11. I've been quite scared of making cheese but reading your post has me inspired to try. I have been looking at those kits but unsure if they really are worth buying so interesting to read about your experience with that first mob!
    Going to keep an eye on your cheese posts and perhaps i shall get there this year!!Everything is a learning process so no harm in trying i guess!
    Good luck....hope it turns out well!

  12. Like you Rhonda I made camembert several years ago but haven't tried again since. It is probably time :)

  13. I can highly recommend green living australia if you want another source for cheese supplies. Their service is excellent and great products. I ordered a new batch of cheese supplies sunday afternoon and it was dispatched Monday - can't argue with that!

  14. I am wondering how you make low-fat cheese. I sometimes buy a reduced-fat camembert for a treat for the grownups. Would it work, do you think, if you subsituted skim milk in the process?

  15. Liesel, I'd make it using low fat milk. I don't see why it wouldn't work. Good luck. Let me know how it turns out.

  16. I signed up for a cheese making course, only to discover it was a Mad Millie demonstration led by a demonstrator who had no clue about making any kind of cheese. It was a waste of time and money, apart from instilling the idea that cheese making might be fun.

    Green Living Australia is a terrific shop with lots of supplies and advice. They also have classes and I am going to go to one of those before I venture into cheese making.

  17. we get raw milk every week from a good friend and make all sorts of things with it. Butter (from the cream), yogurt and once, even cottage cheese.
    When I worked in the deli Camembert cheese was very popular, though I never taste it. This is very cool, I might have to try this.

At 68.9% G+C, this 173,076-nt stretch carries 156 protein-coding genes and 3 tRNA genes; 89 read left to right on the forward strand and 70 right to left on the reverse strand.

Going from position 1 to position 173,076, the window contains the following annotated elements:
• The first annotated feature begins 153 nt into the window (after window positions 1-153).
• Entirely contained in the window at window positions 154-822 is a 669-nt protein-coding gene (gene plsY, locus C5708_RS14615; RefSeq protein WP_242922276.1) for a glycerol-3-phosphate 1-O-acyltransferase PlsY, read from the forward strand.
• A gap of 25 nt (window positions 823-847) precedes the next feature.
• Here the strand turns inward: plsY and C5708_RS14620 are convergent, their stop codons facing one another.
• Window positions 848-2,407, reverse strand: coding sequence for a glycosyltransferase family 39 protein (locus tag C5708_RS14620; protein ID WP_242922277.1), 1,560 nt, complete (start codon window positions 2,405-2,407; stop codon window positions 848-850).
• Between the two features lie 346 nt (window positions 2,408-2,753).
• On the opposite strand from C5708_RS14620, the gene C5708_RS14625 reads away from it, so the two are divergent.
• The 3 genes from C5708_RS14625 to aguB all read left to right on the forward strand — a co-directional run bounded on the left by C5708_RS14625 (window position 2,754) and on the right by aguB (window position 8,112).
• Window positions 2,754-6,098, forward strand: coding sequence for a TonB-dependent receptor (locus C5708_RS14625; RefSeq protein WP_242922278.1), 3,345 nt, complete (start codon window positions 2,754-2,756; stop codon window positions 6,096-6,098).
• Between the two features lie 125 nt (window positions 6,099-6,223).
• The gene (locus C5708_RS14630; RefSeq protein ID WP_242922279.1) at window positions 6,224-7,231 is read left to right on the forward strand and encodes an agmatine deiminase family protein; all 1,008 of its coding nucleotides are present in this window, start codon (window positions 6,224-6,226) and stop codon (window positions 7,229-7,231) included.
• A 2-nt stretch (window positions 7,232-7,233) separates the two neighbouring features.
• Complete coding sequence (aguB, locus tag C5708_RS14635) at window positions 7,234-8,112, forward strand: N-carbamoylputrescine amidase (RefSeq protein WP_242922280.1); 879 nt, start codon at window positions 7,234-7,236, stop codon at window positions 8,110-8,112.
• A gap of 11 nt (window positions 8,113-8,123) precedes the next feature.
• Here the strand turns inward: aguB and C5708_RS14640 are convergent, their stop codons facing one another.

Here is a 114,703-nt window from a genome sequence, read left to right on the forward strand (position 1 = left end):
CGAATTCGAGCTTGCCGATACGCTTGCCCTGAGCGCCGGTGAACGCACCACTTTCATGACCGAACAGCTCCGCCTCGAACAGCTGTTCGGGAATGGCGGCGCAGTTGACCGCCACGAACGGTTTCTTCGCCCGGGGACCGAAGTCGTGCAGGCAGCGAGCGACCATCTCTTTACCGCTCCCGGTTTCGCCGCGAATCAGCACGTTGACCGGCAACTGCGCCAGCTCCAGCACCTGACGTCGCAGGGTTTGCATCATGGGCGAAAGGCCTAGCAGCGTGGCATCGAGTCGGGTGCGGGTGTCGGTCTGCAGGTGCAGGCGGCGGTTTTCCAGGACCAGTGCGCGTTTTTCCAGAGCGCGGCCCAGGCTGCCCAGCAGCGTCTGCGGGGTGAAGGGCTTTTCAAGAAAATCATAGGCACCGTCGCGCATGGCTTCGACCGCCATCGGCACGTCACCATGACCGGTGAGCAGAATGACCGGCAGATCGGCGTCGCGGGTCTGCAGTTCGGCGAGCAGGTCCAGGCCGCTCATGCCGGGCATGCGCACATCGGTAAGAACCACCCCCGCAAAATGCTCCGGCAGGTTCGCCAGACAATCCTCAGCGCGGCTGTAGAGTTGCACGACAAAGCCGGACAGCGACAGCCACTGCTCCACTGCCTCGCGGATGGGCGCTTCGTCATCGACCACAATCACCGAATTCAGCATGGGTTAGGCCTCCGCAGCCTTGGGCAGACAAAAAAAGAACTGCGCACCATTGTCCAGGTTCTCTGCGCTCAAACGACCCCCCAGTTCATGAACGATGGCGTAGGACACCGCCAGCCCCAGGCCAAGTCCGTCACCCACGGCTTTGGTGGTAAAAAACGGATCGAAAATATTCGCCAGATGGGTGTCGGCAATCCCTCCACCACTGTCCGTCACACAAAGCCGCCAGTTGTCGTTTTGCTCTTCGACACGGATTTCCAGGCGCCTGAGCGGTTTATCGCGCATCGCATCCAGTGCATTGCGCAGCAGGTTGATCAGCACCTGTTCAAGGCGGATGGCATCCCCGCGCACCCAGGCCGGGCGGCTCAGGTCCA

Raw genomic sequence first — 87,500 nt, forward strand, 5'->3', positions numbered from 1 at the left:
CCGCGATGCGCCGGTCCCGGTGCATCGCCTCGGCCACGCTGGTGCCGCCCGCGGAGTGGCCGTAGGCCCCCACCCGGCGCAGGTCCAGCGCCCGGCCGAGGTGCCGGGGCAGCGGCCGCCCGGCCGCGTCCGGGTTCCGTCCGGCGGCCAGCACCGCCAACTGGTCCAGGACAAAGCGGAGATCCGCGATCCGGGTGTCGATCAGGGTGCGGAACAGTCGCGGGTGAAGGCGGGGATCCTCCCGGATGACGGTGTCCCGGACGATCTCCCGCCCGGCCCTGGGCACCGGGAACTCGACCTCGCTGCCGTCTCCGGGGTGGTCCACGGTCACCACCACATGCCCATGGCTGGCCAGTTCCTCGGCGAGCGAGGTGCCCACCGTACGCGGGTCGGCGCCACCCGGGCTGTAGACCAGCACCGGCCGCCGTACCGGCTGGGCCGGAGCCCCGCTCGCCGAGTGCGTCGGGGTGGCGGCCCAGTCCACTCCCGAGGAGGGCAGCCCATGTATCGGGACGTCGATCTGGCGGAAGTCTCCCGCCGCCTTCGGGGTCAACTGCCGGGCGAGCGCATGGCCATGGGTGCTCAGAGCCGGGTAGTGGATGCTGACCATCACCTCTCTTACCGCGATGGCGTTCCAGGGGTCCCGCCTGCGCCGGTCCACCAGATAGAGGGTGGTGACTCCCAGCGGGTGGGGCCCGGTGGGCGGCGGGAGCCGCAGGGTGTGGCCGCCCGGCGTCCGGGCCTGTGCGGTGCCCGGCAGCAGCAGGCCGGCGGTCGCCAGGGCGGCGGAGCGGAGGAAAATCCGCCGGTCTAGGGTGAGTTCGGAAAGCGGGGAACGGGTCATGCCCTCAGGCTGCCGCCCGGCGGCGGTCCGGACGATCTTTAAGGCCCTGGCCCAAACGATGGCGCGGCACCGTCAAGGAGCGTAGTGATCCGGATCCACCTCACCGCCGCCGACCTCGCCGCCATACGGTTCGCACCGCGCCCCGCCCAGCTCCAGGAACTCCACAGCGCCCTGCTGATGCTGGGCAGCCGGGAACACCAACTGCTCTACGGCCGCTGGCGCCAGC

Thanks Rhonda! :)

  18. Hi Gabrielle and Diann, I agree that Green Living have good service and products, however, the first thing I saw when I opened up my box of supplies from then was a brush stamped "Made in China". I thought it was such a shame in an otherwise great purchase. I would have preferred they left the brush out and I used my own.

  19. Oh, how I love camembert! And Reubs has been going on about making cheese for such a long time... I have a feeling we'll be coming back to this post ;)

    Katie x

  20. Hi Rhonda, never thought of making cheese before, this has inspired me to give it a go. Thank you.
    Please pass on cyber hugs to Sharon for me.

  21. Hello Rhonda, we are disappointed to read about your unsatisfactory experience using one of our kits. We appreciate the need for stockists to feel confident in selling the product range and are consequently focusing on this. We are working hard on providing staff training and producing clear kit guides for retailers so they can answer customer queries correctly. We also have a full-time Customer Support Team available to answer all questions quickly, whether placed by phone calls, via info@madmillie.com or social media. New retailer guides for retailers and our YouTube kit guides for customers are being filmed over the Easter period to provide extra support. We appreciate your comments and will take this on board to hopefully prevent others experiencing unclear guidance. While we can’t guarantee a 100% success rate, most customers thoroughly enjoy the use they get from our kits which has seen us extend our range to cover a wider range of cheeses in response to this demand. We are a company who are truly passionate about teaching the craft of cheese making and want to ensure our customers succeed as much as possible.

  22. I would say you don't really need a kit to make cheese. It takes some experimentation, a sterile environment, and some basic understanding of microbiology. But like preserving, you can do it yourself. There are some great You Tube videos about it too.

    Rhonda Jean, I'm glad you had fun with the process.

    AM of the Bread